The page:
Beijing is going to take different measures on a district-by-district basis in the optimization of its housing policy, Xia Linmao, executive vice-mayor of Beijing, said at a news conference on March 19.

Xia said the precise measures are hoped to better fit people’s varied requirements for a home.

“We expect the tailor-made policies to be announced from the capital’s suburban areas will also help boost market sentiment,” said Chen Wenjing, director of research with the China Index Academy.

She said a range of different property-buying measures have already been rolled out across China.

In late January, Shanghai revised its home-purchase regulations by allowing eligible nonlocal individuals to buy one residential apartment each outside the city’s downtown area.

Shenzhen and Guangzhou in Guangdong province as well as Suzhou, Jiangsu province, also modified related housing policies ahead of the Chinese New Year.

“Such tendencies are becoming more evident after the State Council executive meeting on March 22, which stressed the significance of the real estate market in the overall stabilization of the macro economy and also demanded more effective measures in driving potential homebuying requirements,” Chen Wenjing said.

Brodie said that if executed correctly, and strong local knowledge is taken advantage of, cities’ greater autonomy meant real estate markets around the country will be in a good position to become more stable and optimized.

Some positive signs relating to the property market were seen in National Bureau of Statistics data released in mid-March.

“In month-on-month terms, the new home price index drop in 70 major Chinese cities has been narrowing for three consecutive months,” Yan said.

According to Brodie, secondhand housing transaction data in China’s four first-tier cities — Beijing, Shanghai, Guangzhou and Shenzhen — indicated a rebound continuing into March.

The daily transaction volume in Beijing and Shenzhen exceeded 1,000 units; Shanghai’s average daily transaction volume reached twice that of February; and Guangzhou’s secondhand housing market activity also increased.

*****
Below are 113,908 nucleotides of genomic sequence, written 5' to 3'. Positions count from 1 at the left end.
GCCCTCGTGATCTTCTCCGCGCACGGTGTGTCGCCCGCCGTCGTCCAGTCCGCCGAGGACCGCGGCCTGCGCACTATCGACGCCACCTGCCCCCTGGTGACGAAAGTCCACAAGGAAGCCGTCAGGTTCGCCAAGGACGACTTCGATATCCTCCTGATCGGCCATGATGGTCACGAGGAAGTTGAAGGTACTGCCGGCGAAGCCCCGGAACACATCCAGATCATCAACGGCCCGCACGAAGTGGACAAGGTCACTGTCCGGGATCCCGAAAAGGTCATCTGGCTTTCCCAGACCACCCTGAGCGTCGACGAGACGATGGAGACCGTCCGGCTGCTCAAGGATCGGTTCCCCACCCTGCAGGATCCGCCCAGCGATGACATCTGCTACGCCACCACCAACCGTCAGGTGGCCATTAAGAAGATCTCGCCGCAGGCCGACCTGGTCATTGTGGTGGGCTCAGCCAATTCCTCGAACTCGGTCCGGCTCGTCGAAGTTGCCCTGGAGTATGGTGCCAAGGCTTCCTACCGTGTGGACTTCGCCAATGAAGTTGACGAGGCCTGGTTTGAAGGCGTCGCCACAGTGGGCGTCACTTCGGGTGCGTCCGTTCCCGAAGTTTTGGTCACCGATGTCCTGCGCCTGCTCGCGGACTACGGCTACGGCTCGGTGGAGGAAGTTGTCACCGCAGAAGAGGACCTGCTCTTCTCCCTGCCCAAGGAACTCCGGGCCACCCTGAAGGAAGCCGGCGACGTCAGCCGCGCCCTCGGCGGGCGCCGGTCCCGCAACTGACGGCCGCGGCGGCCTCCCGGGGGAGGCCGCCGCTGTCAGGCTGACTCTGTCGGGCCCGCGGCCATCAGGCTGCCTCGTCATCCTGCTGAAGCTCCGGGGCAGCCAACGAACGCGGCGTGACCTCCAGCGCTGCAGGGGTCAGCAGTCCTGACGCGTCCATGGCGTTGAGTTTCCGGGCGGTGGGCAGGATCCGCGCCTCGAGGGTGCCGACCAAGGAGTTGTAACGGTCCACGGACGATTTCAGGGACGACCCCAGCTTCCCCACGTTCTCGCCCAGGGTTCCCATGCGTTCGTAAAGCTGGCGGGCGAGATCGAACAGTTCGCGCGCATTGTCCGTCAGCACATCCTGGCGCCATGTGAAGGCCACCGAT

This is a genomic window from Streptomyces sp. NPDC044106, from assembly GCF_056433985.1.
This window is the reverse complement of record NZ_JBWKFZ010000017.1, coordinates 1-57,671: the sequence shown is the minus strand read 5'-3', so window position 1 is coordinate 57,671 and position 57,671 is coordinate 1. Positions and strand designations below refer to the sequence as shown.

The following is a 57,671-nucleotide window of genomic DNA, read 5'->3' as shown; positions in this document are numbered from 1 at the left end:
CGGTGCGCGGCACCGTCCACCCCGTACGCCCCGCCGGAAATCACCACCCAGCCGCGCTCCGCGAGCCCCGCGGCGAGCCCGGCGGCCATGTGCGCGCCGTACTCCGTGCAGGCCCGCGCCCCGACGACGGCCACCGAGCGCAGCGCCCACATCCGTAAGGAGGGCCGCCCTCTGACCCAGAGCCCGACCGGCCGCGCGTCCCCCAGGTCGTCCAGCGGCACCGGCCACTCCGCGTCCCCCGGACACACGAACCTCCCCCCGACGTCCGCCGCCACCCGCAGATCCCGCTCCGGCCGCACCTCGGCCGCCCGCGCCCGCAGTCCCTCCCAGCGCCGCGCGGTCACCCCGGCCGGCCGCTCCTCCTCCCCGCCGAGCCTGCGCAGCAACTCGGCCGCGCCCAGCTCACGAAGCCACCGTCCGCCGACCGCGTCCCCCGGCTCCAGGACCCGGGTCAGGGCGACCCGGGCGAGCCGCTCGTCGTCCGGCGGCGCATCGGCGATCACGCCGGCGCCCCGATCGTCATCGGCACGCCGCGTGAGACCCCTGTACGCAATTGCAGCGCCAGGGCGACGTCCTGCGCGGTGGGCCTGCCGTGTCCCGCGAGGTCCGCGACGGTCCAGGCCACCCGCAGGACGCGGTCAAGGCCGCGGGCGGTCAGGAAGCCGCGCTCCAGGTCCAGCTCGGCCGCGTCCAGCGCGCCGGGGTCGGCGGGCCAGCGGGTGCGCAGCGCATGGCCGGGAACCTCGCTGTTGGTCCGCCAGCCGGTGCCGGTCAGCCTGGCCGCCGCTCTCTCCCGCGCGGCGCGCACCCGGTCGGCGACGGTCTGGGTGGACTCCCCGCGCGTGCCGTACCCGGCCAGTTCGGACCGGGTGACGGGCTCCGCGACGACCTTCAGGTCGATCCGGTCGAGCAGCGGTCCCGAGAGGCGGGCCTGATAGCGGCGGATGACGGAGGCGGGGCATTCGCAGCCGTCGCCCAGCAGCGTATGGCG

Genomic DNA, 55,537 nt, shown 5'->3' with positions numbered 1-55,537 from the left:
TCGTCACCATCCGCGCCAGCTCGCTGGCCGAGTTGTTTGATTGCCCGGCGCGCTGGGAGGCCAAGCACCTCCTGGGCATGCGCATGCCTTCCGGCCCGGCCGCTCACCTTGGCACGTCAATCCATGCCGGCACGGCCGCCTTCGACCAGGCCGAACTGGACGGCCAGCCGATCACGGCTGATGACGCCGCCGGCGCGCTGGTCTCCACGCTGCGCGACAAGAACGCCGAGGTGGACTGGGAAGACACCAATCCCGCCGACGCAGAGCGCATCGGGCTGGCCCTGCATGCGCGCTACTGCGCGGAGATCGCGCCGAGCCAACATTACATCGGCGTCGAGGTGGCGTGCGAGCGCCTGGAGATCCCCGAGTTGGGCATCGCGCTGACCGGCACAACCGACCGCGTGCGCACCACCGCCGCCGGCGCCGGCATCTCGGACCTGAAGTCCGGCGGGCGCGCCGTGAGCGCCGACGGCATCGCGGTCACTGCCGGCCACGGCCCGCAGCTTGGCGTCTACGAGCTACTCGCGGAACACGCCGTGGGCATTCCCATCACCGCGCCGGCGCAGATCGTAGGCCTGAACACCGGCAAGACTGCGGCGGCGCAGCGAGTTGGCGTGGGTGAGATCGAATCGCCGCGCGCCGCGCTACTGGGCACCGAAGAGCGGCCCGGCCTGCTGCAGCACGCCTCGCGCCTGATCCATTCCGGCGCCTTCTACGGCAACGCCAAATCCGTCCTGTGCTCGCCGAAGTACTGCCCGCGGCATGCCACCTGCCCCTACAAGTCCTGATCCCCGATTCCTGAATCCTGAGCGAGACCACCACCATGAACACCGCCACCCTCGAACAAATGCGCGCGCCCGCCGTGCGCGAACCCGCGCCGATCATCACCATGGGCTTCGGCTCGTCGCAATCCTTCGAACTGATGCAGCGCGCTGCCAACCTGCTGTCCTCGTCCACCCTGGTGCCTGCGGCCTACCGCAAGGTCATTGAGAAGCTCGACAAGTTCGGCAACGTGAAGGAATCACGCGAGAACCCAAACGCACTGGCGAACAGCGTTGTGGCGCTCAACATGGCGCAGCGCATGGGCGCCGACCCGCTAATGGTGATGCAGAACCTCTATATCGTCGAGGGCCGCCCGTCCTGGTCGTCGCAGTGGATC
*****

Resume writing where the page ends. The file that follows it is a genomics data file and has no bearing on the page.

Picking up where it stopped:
“Given that the property market is still at the stage of adjustment and transformation, some time is still needed for the normalization of the new-normal market,” Brodie said.

JLL China’s chief economist Pang said although sales by floor area continued their year-on-year decline due to the high base they were coming off last year, sales volumes of both new and pre-owned homes rebounded after the Chinese New Year.

Overall market prices and sales of products in the real estate industrial chain have also stabilized, he added.

Pang said he expected the fundamentals of the Chinese real estate market to improve in the first quarter, as local governments pushed for more optimization of the market.

The volume of new home transactions will see a mild recovery and market activities in large cities will gradually improve, with signs of a stable recovery in property development investment and construction, he added.

Wang Shu, 35, who works at a State-owned company, recently sold his 46-square-meter one-bedroom flat in Shanghai’s Yangpu district and purchased a 78 sq m two-bedroom one in the same district.

“From my personal experience, the current market adjustment offers the best timing for selling an existing home for a better one,” he said.

The market sentiment index in 50 key cities has risen for three consecutive months since December, according to data collected by Zhuge Real Estate Data Research Center, which also projected the index to maintain the rebound.

Pre-owned home transaction volumes in core cities have seen weekly rises since the second half of last year, which continued into March, said CBRE’s Chen, citing a report by the China Index Academy. The transaction volume of new homes will also see a mild recovery.

“Therefore, it is predictable that a mild sales pickup will appear in some major cities this spring, though their performances will vary from city to city,” Chen Zhixu added.

Brodie said the property market is still in the process of adjustment and transformation due to the combined effects of the macroeconomic transition, demographic changes, housing supply, and the principle of housing without speculation.

“Once a new-normal market status quo is reached and achieved, then we will see a healthy and stable real estate market emerge and come to fruition,” he said.

JLL’s Pang said, “Despite the challenges and difficulties in property development investment, new commercial housing sales will hopefully achieve stabilization both in terms of volume and value in 2024.”

With further improvement of property policies, it is only a matter of time before the 20th National Congress of the Communist Party of China’s vision for a housing system that takes into account the happiness of the Chinese people is realized, Pang added.

The vision promises to “move faster to build a housing system featuring multiple suppliers and various channels of support that encourages both housing rentals and purchases”.